Dr. Wenger came to Emory University and Grady Memorial Hospital in 1958 and since then she has been a trailblazer and icon in the field of cardiology as author and co-author of more than 1,400 scientific and review articles and book chapters.  Wenger helped write the 2011 Guidelines for Preventing Cardiovascular Disease in Women. In 2009, her fiftieth year at Emory, Wenger’s extraordinary career achievements were celebrated with the Lifetime Achievement Award from the American College of Cardiology.

Vinod Thourani, MD, Associate Professor of Medicine at Emory University School of Medicine and cardiothoracic surgeon at the Emory Heart & Vascular Center has been awarded the W. Proctor Harvey, MD, Young Teacher Award at the 2013 American College of Cardiology’s (ACC). He was one of two recipients to receive the prestigious award this year, which is awarded every two years.  The award recognizes and honors a promising young member of the American College of Cardiology who has distinguished him or herself by dedication and skill in teaching, and to stimulate, as far as possible, continued careers in education. Thourani was selected from among a highly competitive group of academic cardiologists to receive the award.

“I am honored to be given this teaching award from the ACC,”” says Thourani, who is an associate professor of surgery, in the Division of Cardiothoracic Surgery at Emory University School of Medicine. “”Teaching the next generation of physicians, and mentoring them to be the best they can be, is critical in academic medicine, and to the health care system as a whole. I thoroughly enjoy the teaching component of my profession.”

About Dr. Wenger

Dr. Wenger is Professor of Medicine in the Division of Cardiology at the Emory University School of Medicine and a Consultant to the Emory Heart and Vascular Center. Dr. Wenger is a graduate of Hunter College (summa cum laude) and the Harvard Medical School. She had her residency training in Internal Medicine and Cardiology fellowship at the Mount Sinai Hospital in New York City, and additional Fellowship in Cardiology at the Emory University School of Medicine. Dr. Wenger is a Past Vice-President of the American Heart Association, past Governor for Georgia of the American College of Cardiology, is a Past-President of the Georgia Heart Association. She has served as a member and frequently chairperson of over 500 committees, scientific advisory boards, task forces, and councils of the American Medical Association, the American College of Cardiology, the American Heart Association, the National Heart, Lung, and Blood Institute, and the Society of Geriatric Cardiology. Dr. Wenger is also active in a variety of state and local charitable, cultural, and religious organizations. She is a Fellow of the American Heart Association, the American College of Cardiology, the Society of Geriatric Cardiology, the American Association of Cardiovascular and Pulmonary Rehabilitation, and the American College of Chest Physicians. She is a Master of the American College of Physicians. The American Heart Association awarded her the Distinguished Achievement Award, the Women in Cardiology Mentoring Award, and the highest award of the Association, the Gold Heart Award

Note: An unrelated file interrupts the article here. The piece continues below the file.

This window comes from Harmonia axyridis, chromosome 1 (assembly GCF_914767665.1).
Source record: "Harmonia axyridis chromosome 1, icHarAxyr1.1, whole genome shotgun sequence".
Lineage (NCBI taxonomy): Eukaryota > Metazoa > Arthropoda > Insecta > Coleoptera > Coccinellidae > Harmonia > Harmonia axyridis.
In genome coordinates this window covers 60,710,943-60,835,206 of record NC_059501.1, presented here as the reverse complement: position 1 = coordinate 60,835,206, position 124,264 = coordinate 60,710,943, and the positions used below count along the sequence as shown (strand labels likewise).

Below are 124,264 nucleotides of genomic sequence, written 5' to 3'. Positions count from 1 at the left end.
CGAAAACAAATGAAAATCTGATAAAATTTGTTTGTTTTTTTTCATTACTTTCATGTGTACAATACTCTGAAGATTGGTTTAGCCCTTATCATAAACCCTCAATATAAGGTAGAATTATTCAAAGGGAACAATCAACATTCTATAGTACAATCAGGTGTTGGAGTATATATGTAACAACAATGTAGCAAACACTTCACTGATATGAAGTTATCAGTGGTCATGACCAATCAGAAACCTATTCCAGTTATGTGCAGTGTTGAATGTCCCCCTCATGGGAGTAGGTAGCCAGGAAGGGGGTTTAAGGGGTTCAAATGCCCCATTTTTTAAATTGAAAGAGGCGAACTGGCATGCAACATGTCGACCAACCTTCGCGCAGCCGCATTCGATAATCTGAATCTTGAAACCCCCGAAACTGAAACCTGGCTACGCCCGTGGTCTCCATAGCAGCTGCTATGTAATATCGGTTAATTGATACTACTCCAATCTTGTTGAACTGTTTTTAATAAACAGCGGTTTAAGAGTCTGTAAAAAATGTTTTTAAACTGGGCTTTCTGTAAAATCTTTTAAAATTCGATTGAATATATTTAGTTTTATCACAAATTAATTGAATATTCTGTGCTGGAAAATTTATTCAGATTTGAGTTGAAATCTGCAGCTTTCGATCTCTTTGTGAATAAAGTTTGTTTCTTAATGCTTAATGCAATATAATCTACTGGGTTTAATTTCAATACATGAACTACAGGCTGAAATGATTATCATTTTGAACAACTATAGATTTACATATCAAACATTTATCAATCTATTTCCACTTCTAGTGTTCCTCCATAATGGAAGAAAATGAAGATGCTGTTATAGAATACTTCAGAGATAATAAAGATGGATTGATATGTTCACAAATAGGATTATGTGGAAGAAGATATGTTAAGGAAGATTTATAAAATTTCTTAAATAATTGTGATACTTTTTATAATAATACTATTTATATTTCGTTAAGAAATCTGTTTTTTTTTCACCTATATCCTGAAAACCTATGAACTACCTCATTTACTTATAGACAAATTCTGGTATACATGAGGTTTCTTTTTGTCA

About Dr. Thourani

Dr. Thourani specializes in percutaneous transcatheter (transfemoral, transapical, transapical) and minimally invasive aortic valve surgery, minimally invasive mitral valve repair and replacement, aortic valve surgery and ascending aortic aneurysm repair, lone and concomitant atrial fibrillation surgery, and on and off pump coronary artery revascularization. As Associate Director of the Cardiothoracic Surgery Clinical Research Unit, Dr. Thourani is developing innovative strategies and devices to treat cardiothoracic diseases, specifically in the field of structural heart disease and valve surgery. He is a local surgical Co-PI for the multi-center PARTNER transcatheter aortic valve replacement (TAVR) trials. PARTNER 1 was instrumental in influencing the FDA’s 2011 approval of the the SAPIEN™ transfemoral transcatheter heart valve for treatment of high-risk patients with aortic stenosis. In 2012 Dr. Thourani presented the results of the PARTNER 2 trial, which showed that TAVR was not only as effective as the alternative minimally invasive technique, but might also be safer in the short term. Dr. Thourani is a member of multiple national leadership and publication committees for the treatment of valve surgery using percutaneous or minimally invasive techniques